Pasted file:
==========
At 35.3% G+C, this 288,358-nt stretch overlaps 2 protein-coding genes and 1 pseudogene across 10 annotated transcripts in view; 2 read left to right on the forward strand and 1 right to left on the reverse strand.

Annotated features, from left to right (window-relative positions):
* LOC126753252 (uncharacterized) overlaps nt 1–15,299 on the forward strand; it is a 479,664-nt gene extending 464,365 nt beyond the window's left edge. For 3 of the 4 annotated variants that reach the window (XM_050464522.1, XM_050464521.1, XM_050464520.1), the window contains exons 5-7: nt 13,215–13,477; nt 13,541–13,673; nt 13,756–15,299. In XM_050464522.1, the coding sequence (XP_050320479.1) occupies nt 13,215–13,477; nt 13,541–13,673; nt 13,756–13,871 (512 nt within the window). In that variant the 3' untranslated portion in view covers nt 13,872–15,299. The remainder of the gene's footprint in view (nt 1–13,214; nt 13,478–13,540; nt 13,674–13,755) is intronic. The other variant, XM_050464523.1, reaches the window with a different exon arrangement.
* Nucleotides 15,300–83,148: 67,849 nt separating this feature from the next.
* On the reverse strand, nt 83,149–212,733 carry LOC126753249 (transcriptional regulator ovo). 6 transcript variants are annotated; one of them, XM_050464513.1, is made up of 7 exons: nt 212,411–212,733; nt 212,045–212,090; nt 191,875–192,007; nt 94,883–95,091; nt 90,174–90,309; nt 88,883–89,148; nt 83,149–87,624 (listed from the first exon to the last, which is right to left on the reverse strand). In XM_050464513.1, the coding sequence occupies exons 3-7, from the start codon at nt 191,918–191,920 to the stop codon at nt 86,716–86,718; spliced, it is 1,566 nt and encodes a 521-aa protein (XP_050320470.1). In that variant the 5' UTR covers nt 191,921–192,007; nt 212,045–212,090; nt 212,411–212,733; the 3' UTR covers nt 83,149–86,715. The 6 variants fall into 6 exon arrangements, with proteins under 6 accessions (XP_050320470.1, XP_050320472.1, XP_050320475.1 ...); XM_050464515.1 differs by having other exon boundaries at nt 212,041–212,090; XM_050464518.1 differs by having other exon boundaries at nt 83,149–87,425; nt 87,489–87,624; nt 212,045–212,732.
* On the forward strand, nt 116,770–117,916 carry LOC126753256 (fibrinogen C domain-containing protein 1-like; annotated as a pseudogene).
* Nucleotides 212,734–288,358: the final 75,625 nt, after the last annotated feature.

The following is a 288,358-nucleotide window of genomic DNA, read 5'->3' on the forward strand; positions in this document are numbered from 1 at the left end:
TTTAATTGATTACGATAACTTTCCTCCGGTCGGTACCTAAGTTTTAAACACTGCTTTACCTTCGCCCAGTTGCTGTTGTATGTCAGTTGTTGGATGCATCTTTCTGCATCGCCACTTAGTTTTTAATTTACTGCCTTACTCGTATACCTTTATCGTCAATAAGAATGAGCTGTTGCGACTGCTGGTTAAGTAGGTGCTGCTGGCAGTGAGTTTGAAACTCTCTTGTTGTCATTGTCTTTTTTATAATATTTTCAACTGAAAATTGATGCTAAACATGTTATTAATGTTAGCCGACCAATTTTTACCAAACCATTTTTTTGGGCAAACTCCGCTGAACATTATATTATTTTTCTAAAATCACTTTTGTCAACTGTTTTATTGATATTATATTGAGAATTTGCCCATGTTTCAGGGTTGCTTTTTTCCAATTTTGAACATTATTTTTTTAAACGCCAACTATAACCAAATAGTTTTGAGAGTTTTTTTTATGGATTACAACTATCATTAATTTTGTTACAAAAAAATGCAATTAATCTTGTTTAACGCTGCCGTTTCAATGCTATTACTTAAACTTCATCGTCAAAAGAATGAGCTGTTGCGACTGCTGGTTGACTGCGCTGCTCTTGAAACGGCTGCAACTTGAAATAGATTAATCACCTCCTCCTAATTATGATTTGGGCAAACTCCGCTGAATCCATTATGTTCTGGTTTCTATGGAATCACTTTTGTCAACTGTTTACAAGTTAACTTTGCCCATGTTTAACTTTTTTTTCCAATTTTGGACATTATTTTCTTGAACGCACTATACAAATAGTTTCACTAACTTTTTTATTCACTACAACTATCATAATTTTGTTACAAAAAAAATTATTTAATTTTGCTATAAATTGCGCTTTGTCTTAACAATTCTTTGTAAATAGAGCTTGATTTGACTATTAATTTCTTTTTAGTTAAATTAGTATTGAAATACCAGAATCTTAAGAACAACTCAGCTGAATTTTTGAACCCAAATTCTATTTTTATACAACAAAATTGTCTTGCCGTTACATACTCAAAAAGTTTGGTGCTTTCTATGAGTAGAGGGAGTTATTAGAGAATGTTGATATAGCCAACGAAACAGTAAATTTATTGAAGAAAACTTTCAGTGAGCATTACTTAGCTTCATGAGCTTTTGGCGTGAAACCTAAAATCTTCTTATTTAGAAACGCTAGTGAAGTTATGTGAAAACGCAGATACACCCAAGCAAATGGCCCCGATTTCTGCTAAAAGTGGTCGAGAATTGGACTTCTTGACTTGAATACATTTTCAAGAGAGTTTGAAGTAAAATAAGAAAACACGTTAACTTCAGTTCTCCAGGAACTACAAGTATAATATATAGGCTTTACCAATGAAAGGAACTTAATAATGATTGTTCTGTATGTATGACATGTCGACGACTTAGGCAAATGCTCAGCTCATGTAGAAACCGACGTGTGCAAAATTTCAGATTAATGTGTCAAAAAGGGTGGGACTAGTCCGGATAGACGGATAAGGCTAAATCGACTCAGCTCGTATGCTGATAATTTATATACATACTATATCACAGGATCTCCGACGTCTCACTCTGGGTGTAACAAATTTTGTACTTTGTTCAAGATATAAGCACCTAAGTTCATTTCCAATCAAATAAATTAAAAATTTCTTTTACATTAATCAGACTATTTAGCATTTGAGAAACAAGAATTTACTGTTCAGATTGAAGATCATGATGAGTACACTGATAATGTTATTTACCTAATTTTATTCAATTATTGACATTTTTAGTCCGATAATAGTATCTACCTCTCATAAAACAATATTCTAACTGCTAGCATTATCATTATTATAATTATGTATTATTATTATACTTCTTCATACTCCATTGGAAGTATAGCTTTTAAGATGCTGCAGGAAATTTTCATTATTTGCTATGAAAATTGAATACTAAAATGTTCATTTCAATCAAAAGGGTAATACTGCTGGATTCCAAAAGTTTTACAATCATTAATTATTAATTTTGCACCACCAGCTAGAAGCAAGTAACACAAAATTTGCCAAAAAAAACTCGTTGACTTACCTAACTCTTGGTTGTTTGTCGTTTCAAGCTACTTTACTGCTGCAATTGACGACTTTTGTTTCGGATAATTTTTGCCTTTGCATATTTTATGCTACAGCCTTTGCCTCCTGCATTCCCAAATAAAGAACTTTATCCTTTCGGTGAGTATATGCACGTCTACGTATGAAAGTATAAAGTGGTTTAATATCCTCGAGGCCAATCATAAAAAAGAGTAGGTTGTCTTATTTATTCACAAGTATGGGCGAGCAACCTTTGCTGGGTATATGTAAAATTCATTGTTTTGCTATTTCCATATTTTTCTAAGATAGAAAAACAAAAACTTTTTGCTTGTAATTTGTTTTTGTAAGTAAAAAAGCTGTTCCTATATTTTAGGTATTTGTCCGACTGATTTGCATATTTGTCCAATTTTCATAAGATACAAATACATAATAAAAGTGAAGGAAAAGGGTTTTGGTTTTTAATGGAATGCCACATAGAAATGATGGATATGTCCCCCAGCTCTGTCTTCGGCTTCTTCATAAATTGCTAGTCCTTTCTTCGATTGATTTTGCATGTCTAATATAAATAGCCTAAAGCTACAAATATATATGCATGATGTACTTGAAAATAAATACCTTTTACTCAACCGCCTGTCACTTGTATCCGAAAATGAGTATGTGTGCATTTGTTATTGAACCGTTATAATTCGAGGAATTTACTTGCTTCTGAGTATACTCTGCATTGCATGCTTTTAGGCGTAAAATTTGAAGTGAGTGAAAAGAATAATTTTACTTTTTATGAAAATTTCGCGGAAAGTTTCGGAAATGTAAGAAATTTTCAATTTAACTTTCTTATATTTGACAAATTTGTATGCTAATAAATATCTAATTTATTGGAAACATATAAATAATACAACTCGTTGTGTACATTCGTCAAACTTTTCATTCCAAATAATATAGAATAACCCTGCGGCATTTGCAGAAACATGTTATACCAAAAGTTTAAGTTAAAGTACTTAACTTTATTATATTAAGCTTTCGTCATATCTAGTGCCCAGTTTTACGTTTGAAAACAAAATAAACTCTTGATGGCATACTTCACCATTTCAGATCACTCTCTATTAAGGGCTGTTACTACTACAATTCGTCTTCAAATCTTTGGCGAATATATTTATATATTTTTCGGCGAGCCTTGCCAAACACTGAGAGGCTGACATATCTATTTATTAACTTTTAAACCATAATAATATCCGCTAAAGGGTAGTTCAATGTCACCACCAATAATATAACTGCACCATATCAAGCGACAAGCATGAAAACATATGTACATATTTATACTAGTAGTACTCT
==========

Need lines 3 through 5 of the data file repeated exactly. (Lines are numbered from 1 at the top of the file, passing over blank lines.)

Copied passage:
* LOC126753252 (uncharacterized) overlaps nt 1–15,299 on the forward strand; it is a 479,664-nt gene extending 464,365 nt beyond the window's left edge. For 3 of the 4 annotated variants that reach the window (XM_050464522.1, XM_050464521.1, XM_050464520.1), the window contains exons 5-7: nt 13,215–13,477; nt 13,541–13,673; nt 13,756–15,299. In XM_050464522.1, the coding sequence (XP_050320479.1) occupies nt 13,215–13,477; nt 13,541–13,673; nt 13,756–13,871 (512 nt within the window). In that variant the 3' untranslated portion in view covers nt 13,872–15,299. The remainder of the gene's footprint in view (nt 1–13,214; nt 13,478–13,540; nt 13,674–13,755) is intronic. The other variant, XM_050464523.1, reaches the window with a different exon arrangement.
* Nucleotides 15,300–83,148: 67,849 nt separating this feature from the next.
* On the reverse strand, nt 83,149–212,733 carry LOC126753249 (transcriptional regulator ovo). 6 transcript variants are annotated; one of them, XM_050464513.1, is made up of 7 exons: nt 212,411–212,733; nt 212,045–212,090; nt 191,875–192,007; nt 94,883–95,091; nt 90,174–90,309; nt 88,883–89,148; nt 83,149–87,624 (listed from the first exon to the last, which is right to left on the reverse strand). In XM_050464513.1, the coding sequence occupies exons 3-7, from the start codon at nt 191,918–191,920 to the stop codon at nt 86,716–86,718; spliced, it is 1,566 nt and encodes a 521-aa protein (XP_050320470.1). In that variant the 5' UTR covers nt 191,921–192,007; nt 212,045–212,090; nt 212,411–212,733; the 3' UTR covers nt 83,149–86,715. The 6 variants fall into 6 exon arrangements, with proteins under 6 accessions (XP_050320470.1, XP_050320472.1, XP_050320475.1 ...); XM_050464515.1 differs by having other exon boundaries at nt 212,041–212,090; XM_050464518.1 differs by having other exon boundaries at nt 83,149–87,425; nt 87,489–87,624; nt 212,045–212,732.